This study comprised 29 patients who met NINCDS-ADRDA criteria for probable AD15 and 26 non-demented controls recruited between September 1993 and December 1994 for a study on linear measures of brain atrophy in AD and have been described in previous reports.16 AD were outpatients seen at the Alzheimer's Unit, Brescia, Italy. Routine dementia assessment including standardised history, laboratory examinations, physical and neurological examination, neuropsychological assessment, and routine computed tomography was carried out in all.16 Control subjects were patients' relatives (mostly spouses) without detectable cognitive deficit. All were given the mini-mental state examination (MMSE) and clinical dementia rating scale17 and were judged not to be demented by a neurologist and a psychologist involved in the evaluation of the patients. Uncontrolled physical diseases (heart or renal failure, cirrhosis, etc) were considered exclusion criteria, while risk factors such as hypertension and diabetes were accepted. Of the original 46 patients and 31 controls,16 17 and 4 could not be included in this study as some slices were missing. One additional control was excluded for the development of multiple system atrophy a few years after scanning.
Table 1 shows that patients were about five years older (p=0.04) than controls, while sex and education were not different (p>0.09). Dementia severity was of mild to moderate degree. All patients and controls were right handed.
Three AD patients were in the highest decile of the MMSE distribution and were selected to investigate atrophy in very mild AD. Age, sex, and MMSE were: 66, F, 26; 81, F, 27; and 79, M, 27.
Written informed consent was obtained by both patients and control subjects or their primary caregivers after discussion of risks and benefits of participation. No compensation was provided. The study was approved by the local ethics committee.
MR images acquisition
For each subject, a high resolution sagittal T1 weighted volumetric MR scan was acquired at the Radiology Department, University of Verona, using a 1.5 tesla Magnetom scanner (Siemens, Erlangen, Germany), with a gradient echo 3D technique: TR=10 ms, TE=4 ms, TI=300 ms, flip angle=10°, field of view=250 mm, acquisition matrix 160×256, slice thickness 1.3 mm, 128 slices. The same parameters were used for every subject.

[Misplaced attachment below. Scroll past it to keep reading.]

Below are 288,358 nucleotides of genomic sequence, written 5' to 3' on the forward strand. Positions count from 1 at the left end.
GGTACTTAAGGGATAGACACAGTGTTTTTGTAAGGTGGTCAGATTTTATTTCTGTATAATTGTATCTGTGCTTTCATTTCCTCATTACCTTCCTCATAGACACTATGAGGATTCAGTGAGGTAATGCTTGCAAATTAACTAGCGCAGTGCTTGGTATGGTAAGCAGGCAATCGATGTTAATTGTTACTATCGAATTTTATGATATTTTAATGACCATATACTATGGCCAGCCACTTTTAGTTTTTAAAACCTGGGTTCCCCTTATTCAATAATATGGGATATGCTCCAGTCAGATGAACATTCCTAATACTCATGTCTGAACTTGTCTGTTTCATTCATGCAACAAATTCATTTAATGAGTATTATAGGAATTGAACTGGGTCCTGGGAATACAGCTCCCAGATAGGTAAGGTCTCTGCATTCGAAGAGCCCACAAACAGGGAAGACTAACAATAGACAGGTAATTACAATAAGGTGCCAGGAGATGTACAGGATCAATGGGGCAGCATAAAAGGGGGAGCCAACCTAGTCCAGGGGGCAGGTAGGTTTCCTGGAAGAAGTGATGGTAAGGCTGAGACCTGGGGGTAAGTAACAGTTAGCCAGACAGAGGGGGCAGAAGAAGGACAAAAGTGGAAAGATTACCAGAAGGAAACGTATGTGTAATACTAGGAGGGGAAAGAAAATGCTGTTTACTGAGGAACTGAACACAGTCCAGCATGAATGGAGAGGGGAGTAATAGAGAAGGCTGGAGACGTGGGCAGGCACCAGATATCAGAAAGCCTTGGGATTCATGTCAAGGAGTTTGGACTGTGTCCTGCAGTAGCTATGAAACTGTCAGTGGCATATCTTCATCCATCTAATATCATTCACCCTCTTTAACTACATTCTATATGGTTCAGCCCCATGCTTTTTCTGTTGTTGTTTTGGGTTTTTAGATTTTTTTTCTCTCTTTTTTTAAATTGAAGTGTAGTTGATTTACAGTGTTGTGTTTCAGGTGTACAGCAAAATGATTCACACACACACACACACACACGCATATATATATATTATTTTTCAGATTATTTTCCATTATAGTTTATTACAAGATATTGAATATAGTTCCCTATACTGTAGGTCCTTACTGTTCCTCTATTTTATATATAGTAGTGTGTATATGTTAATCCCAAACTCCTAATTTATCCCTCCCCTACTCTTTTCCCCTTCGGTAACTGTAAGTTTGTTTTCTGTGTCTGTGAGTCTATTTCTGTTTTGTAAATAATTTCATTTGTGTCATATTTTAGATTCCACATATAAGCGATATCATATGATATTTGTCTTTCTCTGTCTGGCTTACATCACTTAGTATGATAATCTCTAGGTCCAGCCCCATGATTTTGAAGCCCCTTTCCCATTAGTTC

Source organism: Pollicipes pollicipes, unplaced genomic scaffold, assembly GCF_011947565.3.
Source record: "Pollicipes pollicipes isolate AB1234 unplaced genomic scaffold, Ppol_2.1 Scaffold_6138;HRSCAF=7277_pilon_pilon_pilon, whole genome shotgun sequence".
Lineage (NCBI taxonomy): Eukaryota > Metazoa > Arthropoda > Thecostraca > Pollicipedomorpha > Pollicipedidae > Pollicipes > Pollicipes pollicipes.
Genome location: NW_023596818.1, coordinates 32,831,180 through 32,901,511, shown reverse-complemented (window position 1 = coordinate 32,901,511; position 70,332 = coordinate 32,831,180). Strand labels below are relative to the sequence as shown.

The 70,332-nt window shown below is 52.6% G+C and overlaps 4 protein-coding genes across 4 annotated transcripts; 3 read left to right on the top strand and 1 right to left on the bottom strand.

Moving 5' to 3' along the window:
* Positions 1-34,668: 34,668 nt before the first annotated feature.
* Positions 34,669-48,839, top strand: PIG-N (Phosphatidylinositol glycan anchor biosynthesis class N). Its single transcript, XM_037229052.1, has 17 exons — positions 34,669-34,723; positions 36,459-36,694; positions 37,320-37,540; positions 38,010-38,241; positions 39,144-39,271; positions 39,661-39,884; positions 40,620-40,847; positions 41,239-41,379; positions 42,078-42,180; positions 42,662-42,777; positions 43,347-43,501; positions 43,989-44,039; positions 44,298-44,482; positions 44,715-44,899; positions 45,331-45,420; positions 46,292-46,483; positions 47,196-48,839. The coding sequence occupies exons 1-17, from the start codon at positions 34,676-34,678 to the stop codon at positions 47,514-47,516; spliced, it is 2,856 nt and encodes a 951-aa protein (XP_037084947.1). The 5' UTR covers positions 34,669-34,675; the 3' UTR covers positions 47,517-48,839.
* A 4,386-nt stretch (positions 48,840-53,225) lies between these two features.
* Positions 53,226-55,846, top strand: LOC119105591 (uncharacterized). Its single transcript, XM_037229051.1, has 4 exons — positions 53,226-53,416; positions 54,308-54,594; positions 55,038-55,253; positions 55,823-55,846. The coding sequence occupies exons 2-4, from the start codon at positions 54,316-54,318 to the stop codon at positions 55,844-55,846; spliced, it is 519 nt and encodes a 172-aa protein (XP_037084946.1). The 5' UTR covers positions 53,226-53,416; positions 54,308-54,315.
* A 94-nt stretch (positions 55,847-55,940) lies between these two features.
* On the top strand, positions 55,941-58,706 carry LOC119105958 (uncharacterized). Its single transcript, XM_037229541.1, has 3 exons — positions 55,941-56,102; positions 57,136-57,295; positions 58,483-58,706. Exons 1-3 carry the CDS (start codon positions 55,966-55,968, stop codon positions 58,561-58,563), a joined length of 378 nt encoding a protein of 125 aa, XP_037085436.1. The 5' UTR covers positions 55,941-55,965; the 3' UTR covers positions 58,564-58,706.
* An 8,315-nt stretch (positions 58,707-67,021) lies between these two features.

After removing the voxels below the cerebellum with MRIcro (www.psychology.nottingham.ac.uk/staff/cr1/mricro.html),18 MR scans were analysed with SPM99 (www.fil.ion.ucl.ac.uk/spm) running under Matlab 6.0 (Mathworks, Sherborn, MA, USA) on a Sun Sparc Ultra 30 workstation (Sun Microsystem, Mountain View, CA). Before carrying out group comparisons, three steps need to be carried out with SPM99: creation of a grey matter template, normalisation of the grey matter to the template, and smoothing. A complete description of the preprocessing procedures can be found elsewhere.6
Grey matter template
This was made through creation of a customised template of the whole brain, normalisation of the original images to the template, extraction of the grey matter, smoothing with a 12 mm filter, and averaging. The customised template of the whole brain was obtained through normalisation of the images of all patients and controls to the T1 stereotactic template of SPM9919 using a 12 parameter affine transformation followed by smoothing with an 8 mm isotropic Gaussian kernel and averaging of the smoothed normalised images. Starting estimates for the registration were assigned by specifying the position of the anterior commissure.20
The normalisation of the original images to the template was obtained through a 12 parameter affine and non-linear transformation. Grey matter was then extracted through segmentation of images into grey matter, white matter, and cerebrospinal fluid with a modified mixture model cluster algorithm, smoothed with a 12 mm filter, and averaged thus obtaining a stereotactic customised grey matter template. Customised priors were computed from this template that will be used to improve the accuracy of the extraction of the grey matter of each participant in the following normalisation step.13